With nearly 100 percent of votes counted, Igor Dodon has declared victory in Moldova's presidential election. The former economy minister hopes to strengthen ties with MoscowNews

Moldova – Presidential Elections Result – Setback for EU and Berlin

As long as EU (under unquestioned leadership by Germany) continue exclusive approach to non-member states it will keep losing. It is time for someone in Brussels to understand that time of one-sided conditions in talks with non-member states considering to join EU has passed and probably will never return.


BERLIN/CHISINAU – In its struggle against Russia for influence, Berlin has just suffered a severe setback with the results of Moldova’s presidential runoff elections last Sunday. Official German representatives were relying on the liberal conservative candidate Maia Sandu to win the elections in the Republic of Moldova, located between Romania and Ukraine, with its population of 3.5 million. Sandu sought to maintain the country’s pro-EU orientation. However, the Socialist Igor Dodon won the elections. He not only has recognized Crimea’s joining the Russian Federation, he also wants to terminate Moldova’s EU association. Dodon’s victory is another sign that Germany and the EU are loosing influence in that country. Most recently, proponents of the country’s neutrality formed the government and began putting a distance between their country and NATO. Now even closer ties between the Republic of Moldova and the Russian-led Eurasian Economic Union seem conceivable.

A Landmark Election

In last Sunday’s presidential runoff elections, Chairman of the Party of Socialists of the Republic of Moldova (PSRM), Igor Dodon, prevailed over the liberal conservative candidate Maia Sandu, head of the small Action and Solidarity Party (PAS). In the first round of elections, Dodon won 47.9 percent, Sandu 38.7 percent and Dmitry Chubashenko of the pro-Russian Partidul Nostru (Our Party) placed third, with just 6.0 percent. In the runoff election, Dodon received 52 percent of the votes and Sandu around 48 percent. On October 30, just before the first round, Chancellor Angela Merkel (CDU) met with Maia Sandu – signaling that the leader of PAS can count on Berlin’s support. Sandu can also count on the clear political backing from Brussels and Bucharest, according to the government financed Deutsche Welle. Dodon, on the other hand, criticizes that the EU had tacitly accepted its Moldovan allies’ massive corruption for geopolitical reasons. In fact, those forces, mainly orienting themselves on Brussels, are heavily involved in scandals. (german-foreign-policy.com reported.)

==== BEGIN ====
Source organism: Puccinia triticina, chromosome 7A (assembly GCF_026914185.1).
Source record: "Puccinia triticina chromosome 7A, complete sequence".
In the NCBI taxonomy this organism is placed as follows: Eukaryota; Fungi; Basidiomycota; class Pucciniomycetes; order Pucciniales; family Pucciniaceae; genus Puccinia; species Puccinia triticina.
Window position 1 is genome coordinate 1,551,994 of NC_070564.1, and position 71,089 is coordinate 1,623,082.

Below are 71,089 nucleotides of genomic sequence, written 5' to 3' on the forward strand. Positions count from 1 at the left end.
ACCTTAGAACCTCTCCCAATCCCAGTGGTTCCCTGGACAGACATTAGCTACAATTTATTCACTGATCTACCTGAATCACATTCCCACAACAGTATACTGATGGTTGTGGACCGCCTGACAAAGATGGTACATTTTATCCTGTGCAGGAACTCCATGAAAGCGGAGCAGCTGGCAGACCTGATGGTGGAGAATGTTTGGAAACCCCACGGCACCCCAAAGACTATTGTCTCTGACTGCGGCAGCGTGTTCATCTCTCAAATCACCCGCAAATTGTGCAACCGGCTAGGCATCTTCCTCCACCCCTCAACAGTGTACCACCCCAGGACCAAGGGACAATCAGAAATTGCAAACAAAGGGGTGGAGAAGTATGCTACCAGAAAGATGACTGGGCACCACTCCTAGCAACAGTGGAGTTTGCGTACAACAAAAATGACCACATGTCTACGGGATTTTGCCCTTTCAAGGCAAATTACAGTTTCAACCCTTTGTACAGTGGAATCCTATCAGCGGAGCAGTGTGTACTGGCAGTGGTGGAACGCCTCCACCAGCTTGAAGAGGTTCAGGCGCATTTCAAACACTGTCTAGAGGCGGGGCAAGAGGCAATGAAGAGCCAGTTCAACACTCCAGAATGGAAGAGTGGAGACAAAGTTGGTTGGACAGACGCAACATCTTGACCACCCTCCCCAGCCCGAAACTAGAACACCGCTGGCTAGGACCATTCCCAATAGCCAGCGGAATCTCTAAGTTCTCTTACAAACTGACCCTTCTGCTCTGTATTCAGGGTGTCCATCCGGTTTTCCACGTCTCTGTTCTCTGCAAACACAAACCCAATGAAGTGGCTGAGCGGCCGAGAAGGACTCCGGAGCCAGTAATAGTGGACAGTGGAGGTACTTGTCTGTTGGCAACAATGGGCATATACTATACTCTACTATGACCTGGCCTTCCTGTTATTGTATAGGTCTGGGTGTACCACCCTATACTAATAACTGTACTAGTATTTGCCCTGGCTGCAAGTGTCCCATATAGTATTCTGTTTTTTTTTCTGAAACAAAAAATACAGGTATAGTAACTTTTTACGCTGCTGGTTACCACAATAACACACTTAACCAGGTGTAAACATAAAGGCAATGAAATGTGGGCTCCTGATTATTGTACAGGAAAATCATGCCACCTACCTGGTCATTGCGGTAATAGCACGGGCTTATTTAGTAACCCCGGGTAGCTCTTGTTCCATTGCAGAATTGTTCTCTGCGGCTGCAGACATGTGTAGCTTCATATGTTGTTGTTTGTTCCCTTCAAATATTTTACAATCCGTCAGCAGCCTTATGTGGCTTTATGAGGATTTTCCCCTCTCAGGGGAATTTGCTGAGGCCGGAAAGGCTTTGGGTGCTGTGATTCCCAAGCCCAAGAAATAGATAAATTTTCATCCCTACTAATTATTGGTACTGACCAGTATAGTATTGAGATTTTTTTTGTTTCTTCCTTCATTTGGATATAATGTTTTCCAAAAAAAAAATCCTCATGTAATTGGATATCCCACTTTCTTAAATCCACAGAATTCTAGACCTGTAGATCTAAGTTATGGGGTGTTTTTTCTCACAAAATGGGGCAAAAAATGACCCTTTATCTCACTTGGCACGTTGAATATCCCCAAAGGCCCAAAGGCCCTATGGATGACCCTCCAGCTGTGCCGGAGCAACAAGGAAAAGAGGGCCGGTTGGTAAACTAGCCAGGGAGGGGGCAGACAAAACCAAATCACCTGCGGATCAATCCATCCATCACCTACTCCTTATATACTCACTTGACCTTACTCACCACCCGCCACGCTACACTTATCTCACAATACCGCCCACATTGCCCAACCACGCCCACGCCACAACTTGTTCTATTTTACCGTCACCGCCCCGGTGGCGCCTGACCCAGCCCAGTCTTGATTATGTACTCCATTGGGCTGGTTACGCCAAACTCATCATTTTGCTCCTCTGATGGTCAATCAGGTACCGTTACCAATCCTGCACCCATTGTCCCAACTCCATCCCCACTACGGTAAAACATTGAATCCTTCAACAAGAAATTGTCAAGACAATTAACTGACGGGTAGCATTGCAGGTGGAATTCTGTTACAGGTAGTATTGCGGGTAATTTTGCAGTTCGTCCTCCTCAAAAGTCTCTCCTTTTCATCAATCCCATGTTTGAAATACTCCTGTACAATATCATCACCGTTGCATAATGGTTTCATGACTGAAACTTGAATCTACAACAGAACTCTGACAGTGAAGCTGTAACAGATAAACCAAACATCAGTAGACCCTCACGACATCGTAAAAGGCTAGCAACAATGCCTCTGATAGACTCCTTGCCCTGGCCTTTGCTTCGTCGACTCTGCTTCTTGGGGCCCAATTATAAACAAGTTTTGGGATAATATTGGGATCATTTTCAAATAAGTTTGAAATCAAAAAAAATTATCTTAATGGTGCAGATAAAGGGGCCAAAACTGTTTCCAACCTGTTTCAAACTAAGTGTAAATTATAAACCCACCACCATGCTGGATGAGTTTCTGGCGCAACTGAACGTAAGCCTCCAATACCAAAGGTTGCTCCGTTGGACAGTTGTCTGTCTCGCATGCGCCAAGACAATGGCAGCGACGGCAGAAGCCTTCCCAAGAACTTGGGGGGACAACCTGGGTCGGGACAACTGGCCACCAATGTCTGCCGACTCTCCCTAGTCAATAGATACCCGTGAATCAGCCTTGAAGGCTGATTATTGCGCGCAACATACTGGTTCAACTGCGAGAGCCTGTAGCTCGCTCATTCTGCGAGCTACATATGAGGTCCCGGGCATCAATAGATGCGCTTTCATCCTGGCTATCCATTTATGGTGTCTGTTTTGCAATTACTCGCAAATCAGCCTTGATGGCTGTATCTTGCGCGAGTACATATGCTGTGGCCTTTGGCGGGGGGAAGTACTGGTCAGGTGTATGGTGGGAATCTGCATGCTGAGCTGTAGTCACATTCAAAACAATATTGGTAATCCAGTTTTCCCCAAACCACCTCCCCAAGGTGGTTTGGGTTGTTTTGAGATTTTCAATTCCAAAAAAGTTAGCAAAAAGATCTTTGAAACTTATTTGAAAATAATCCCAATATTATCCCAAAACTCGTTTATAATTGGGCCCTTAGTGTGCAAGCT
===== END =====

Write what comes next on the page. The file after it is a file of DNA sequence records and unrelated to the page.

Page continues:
Against EU and NATO

Dodon, the winner of the elections, represents a foreign policy that is diametrically opposed to German interests in the region. Dodon’s recognition of Crimea’s joining the Russian Federation, has led to disputes with neighboring Ukraine following his victory in the first round of the presidential elections. In addition, Dodon’s party has introduced a plan for the federalization of the Republic of Moldova, which potentially could provide a solution for the long-running Transnistria conflict. The PSRM is also committed to terminating Moldova’s association with the EU and instead joining the Eurasian Economic Union. Dodon also intends to expel the NATO troops regularly holding maneuvers in the Republic of Moldova. Dodon’s election therefore signifies a serious setback to Germany’s policy to win influence in Southeast Europe.

Pro-Russia candidate Igor Dodon to win Moldova presidential election

After a campaign filled with promises to restore ties with Russia, Igor Dodon was sitting comfortably on Sunday night with 55.3 percent of the vote in Moldova’s presidential election. His rival Maia Sandu, a former World Bank official who ran on an anti-corruption ticket, was polling at about 44.7 percent.

As results came in, Dodon advised his opponent to “urge her supporters to remain calm.”

“We don’t need destabilization and we don’t need confrontation, which somebody is trying to do,” Dodon said, speaking in Russian.

“We’re all living in one country, in Moldova. The next president should find this balance.”

Closer Russian ties

The former economy minister – who served under a communist government between 2006 and 2009 – is calling for deeper ties and increased trade with Moscow.

Sandu, on the other hand, is urging a path toward Europe, calling for the withdrawal of thousands of Russian troops from the Russian-speaking separatist region of Transdniester, which broke away in the early 1990s after a brief civil war.

Dodon’s election campaign was also boosted by tapping into the popular anger about corruption under the pro-European government that came to power in 2009 – particularly over the estimated $1 billion (923 million euros) that went missing from Moldovan banks before 2014 parliamentary elections.

That same year, Moldova also signed a historic EU association agreement which resulted in half of its exports now going to the 28-member bloc. Russia bitterly opposed the move and responded with an embargo targeting Moldova’s key agriculture sector.

The election results came as nearby Bulgaria voted in Moscow-friendly Rumen Radev in their presidential election. The victory for the Socialist ally triggered the resignation of center-right Prime Minister Boiko Borisov.



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